As March makes its exit — like a lion in some regions, like a lamb in others — it’s good to remember that it marked “Liver Health Month,”an initiative to raise awareness of liver diseases. Each year the Canadian Liver Foundation, a national not-for-profit organization established in 1969 to support liver research and education, devotes this month to spreading information about liver health to Canadians.
Liver is the largest solid organ and the biggest reservoir of blood in the body, critical for maintaining overall health. It metabolizes nutrients, removes waste products, filters toxic substances and drugs, maintains the levels of blood sugar, fat and hormones and participates in immune responses.
Hepatocytes are the predominant cell type in the liver and they perform most of its functions. However, their short lifespan requires the liver to constantly regenerate itself in order to remain healthy.
It is estimated that one in 10 Canadians, or around 3 million people, have some form of liver disease. There are over 100 different kinds of liver diseases and the most common forms are viral hepatitis, fatty liver disease and liver cancer. Causes range from alcohol consumption, viruses, obesity, genetics, autoimmune diseases, drugs, toxins.
Liver disease can be difficult to diagnose because the symptoms can be vague or non-existent until the disease has advanced. Although the liver can continue to function despite a great deal of abuse, once it reaches a state of failure the damage is irreversible.
Currently, the only available treatment is transplantation, but the demand for organs is so high that many people with liver failure die before receiving a donation. While there is no stem cell treatment for liver failure as of yet, stem cells could one day represent a reliable option. Many research teams around the globe are working on developing effective stem cell therapies for liver failure.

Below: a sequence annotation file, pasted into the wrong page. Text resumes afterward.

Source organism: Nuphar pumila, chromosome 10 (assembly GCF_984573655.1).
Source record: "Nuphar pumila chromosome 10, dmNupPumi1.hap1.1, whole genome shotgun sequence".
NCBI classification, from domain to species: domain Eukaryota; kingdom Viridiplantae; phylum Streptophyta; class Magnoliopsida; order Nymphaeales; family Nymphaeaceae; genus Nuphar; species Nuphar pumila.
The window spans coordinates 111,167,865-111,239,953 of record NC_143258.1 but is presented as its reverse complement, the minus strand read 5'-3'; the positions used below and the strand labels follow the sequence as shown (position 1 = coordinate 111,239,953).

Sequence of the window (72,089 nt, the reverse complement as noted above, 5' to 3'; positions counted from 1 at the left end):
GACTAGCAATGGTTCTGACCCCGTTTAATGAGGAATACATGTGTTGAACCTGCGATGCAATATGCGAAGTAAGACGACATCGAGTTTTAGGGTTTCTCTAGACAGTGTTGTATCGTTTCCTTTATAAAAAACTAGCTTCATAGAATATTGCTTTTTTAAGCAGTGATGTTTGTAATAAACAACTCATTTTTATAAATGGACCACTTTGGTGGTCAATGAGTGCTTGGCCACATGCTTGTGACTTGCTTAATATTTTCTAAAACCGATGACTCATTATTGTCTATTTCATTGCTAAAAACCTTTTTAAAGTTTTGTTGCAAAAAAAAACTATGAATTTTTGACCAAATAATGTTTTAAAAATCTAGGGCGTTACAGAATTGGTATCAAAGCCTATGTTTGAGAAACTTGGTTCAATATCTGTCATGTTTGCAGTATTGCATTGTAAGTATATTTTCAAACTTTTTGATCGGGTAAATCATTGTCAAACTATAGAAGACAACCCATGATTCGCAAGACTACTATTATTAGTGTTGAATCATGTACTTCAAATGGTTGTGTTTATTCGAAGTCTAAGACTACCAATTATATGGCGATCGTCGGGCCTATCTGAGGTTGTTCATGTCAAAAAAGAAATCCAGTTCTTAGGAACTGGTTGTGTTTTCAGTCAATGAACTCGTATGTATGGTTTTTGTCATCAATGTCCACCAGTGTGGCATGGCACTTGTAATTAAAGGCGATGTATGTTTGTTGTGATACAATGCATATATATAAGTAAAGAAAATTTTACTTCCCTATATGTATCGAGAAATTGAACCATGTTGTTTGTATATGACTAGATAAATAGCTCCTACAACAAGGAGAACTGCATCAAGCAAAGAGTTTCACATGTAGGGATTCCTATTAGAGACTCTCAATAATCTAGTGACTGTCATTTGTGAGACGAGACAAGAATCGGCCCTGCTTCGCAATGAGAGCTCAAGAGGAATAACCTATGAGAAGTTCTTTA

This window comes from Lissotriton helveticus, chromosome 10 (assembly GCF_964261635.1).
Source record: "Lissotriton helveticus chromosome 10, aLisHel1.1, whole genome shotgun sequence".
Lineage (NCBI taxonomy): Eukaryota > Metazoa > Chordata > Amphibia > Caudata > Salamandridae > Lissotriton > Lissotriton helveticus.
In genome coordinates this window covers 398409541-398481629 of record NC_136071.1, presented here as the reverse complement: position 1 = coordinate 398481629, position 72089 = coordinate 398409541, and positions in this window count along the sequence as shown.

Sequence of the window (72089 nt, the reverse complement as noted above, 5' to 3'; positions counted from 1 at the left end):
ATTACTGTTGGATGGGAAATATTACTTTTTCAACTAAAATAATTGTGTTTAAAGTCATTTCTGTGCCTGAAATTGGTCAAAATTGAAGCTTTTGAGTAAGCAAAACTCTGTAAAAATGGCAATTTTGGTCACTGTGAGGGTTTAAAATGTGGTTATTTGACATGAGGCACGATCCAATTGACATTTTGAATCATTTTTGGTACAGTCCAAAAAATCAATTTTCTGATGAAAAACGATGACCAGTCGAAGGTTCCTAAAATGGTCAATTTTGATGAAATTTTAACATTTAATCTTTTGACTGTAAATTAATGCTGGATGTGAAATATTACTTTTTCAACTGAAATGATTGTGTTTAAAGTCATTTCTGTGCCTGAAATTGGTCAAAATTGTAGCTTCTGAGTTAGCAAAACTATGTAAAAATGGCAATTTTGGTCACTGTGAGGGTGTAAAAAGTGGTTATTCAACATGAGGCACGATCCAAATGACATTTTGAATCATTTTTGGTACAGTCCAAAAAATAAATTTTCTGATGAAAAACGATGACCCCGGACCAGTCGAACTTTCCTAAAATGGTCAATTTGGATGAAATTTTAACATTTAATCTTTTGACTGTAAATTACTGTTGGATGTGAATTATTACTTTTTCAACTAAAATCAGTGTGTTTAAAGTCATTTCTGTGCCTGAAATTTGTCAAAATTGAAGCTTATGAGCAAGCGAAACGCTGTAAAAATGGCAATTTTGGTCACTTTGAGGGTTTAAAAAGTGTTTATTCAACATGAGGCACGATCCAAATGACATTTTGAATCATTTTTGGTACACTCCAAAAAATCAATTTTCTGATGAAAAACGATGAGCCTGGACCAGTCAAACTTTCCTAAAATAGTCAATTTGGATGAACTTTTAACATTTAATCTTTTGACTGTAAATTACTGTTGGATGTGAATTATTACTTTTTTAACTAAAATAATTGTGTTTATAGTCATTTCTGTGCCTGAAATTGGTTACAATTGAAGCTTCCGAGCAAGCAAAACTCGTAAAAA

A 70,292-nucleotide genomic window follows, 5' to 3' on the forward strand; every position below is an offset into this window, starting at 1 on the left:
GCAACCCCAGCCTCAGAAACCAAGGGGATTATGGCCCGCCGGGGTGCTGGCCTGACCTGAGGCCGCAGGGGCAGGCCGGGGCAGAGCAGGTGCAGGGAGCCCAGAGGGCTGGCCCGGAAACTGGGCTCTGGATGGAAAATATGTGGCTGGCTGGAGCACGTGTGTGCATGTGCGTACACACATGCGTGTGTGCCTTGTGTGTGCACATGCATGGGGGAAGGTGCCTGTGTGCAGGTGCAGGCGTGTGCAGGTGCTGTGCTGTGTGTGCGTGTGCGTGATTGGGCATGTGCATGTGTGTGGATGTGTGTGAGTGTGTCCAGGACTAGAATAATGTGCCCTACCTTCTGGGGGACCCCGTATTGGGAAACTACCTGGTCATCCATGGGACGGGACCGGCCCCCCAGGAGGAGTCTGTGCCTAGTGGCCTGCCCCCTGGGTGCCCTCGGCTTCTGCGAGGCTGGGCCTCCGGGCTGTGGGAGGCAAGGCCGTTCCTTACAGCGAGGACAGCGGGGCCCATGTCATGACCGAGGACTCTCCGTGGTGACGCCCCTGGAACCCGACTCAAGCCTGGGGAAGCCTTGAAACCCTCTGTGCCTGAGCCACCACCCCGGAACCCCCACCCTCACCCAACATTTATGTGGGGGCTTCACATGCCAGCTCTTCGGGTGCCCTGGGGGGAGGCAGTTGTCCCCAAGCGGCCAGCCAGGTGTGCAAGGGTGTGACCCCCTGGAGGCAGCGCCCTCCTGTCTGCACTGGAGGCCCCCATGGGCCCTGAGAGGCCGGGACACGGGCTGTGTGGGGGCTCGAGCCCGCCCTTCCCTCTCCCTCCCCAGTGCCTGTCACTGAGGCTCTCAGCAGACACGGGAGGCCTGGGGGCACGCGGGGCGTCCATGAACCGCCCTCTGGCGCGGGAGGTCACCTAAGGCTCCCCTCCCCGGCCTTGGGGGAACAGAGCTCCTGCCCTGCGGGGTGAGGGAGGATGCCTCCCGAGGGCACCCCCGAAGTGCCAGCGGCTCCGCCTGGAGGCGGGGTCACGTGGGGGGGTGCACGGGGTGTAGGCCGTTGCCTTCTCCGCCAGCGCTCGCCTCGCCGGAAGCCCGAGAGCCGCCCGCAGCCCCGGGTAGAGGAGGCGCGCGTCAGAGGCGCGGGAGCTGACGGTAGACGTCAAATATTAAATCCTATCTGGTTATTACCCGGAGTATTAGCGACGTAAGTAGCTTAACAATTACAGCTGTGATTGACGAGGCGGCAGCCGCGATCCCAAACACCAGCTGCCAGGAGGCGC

In 2013, researchers from Yokohama City University in Japan demonstrated they could produce liver buds, or miniature precursors to human livers, by using stem cells taken from bone marrow, blood vessels and skin cells. When the researchers implanted the buds into the brains of mice, they observed that they connected with the mouse’s blood system. After a couple of months the buds looked and acted like liver and produced liver-specific proteins.
The scientists believe the research is promising, but challenging and it will take to translate this work into a way of growing new livers for patients.
“Testing whether liver buds could help sick patients is years away,” said Professor Takanori Takebe, who led the research, in Nature. “Apart from the need for longer-term experiments in animals, it is not yet possible to make liver buds in quantities sufficient for human transplantation.”
In the meantime, you can find more information about stem cells and liver failure in our Toward Treatments section. Click here to read more.